Syrian Kurds retake more than 120 villages around the flashpoint town of Kobane, sources tell Al Jazeera.
Kobane, Kirkuk – In the middle of the vast green plains of southern Kirkuk, Farhad Nezar, and a group of mostly young men, roam around the dirty village streets carrying light and medium machine guns.
The force that Nezar leads is unique because it’s exclusively made up of the followers of a minority religious group known as Kakai. It is formed to defend the non-Muslim minority against a possible attack by the Islamic State of Iraq and the Levant (ISIL).
The Kakai faith, also known as Yarsanism, is a syncretistic mystical faith that is believed to have originated in Kurdish dominated parts of western Iran in the 14th century. Its followers speak a dialect of Kurdish known as Gorani and are scattered across northern Iraq, Iran and many live in exile in Europe and North America.
The Kakai Battalion, as Nezar’s force is known, was established in January and has around 680 fighters in its ranks. It is answerable to Iraqi Kurdistan’s Ministry of Peshmerga.
The brutality that ISIL demonstrated in dealing with religious minorities in Iraq and Syria prompted the Kakais to opt for forming their own protection force.
Last June, Iraqi army forces abandoned their positions in Kirkuk when ISIL fighters ran over the neighbouring areas of Nineveh and Salahuddin provinces. And the Kurdish Peshmerga failed to protect the Yazidi and Christian-dominated areas in Nineveh plains, leading to a large-scale massacre and brutalisation of the Yazidi community in August.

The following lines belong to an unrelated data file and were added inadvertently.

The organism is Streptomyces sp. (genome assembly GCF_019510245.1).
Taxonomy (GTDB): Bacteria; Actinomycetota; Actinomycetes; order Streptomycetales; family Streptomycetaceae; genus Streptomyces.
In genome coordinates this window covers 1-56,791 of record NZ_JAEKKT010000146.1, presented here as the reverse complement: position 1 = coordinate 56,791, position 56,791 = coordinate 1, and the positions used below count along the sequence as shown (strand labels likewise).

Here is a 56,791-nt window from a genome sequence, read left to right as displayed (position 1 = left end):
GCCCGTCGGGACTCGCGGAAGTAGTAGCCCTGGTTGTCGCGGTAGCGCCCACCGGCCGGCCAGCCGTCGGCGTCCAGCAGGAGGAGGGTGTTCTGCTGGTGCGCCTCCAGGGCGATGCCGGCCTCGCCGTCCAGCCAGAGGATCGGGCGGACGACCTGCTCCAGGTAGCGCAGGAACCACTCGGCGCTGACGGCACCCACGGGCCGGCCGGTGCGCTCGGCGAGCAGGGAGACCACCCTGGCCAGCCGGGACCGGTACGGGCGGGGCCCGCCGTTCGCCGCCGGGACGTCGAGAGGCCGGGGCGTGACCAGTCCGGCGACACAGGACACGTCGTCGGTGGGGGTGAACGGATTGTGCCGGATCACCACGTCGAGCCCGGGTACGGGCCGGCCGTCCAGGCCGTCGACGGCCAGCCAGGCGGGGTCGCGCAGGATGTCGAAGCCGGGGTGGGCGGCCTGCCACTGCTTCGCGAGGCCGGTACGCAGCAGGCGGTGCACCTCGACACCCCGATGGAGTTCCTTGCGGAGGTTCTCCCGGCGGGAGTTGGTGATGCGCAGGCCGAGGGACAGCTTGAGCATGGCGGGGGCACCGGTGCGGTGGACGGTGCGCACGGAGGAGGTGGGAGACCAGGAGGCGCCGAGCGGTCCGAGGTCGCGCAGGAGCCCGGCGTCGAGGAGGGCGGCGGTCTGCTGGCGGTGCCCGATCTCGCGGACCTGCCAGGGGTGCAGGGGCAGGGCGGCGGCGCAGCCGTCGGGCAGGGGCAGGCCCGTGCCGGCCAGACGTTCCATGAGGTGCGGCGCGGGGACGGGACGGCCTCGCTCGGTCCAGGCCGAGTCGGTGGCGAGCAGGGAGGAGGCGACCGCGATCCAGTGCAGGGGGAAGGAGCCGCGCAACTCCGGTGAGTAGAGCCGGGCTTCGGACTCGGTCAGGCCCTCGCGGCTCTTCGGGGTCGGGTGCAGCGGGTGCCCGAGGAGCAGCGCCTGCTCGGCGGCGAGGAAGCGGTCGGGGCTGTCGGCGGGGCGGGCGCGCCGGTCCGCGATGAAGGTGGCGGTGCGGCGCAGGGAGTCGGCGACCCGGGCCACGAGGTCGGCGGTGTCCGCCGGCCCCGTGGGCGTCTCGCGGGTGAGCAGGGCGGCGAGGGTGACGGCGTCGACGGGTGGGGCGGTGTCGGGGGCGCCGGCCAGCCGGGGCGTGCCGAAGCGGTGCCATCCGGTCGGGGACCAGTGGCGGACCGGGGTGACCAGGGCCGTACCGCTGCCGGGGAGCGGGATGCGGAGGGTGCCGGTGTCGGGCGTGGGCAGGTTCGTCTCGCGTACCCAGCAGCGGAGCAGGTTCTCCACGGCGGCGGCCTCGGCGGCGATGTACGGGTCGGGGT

“We as Kakais feel very threatened,” said Nezar, who like almost every other Kakai man here sports a big moustache that covers his mouth. “If they [ISIL] get their hands on us, they will attempt a genocide of our people.”
On a pleasant recent sunny afternoon, Nezar and his men walk rather cheerfully to the main road to check out the situation on the front line which is a couple of kilometres away.
They stand next to a sign that identifies the village as Kobane. Inspired by the stiff resistance that the Kurdish forces put up against ISIL in the northern Syrian town of Kobane, the locals here decided to go for the namesake.
ISIL’s black banner can be spotted on a hill in the distance.
“Don’t gather here all of you. They might fire mortar rockets at us,” Nezar, a former major in the Iraqi army and commander of the Kakai Battalion tells his fighters.
The Kakai religion shares elements with Islam and other Mesopotamian religions.
The followers of the faith hold Imam Ali – a holy figure among Muslims particularly the Shia – in high esteem. That has led some to believe that Kakais give Imam Ali a divine status.
Kakais believe in reincarnation, a notion that is also shared in certain ways by the followers of the Yazidi faith.
The Iraqi Kobane and its surrounding areas, populated mostly by Kakais, have been largely quiet compared to most other parts of the front line between Kurdish-ruled areas and ISIL that runs over 1,000km.
The most recent battle here took place on January 10, but ISIL fighters could not penetrate through Peshmerga lines.
Kakais are a small community and there is no exact figure of their numbers. Sherzad Kakai, a notable person in the community, estimates there are around 75,000 Kakais in Iraq.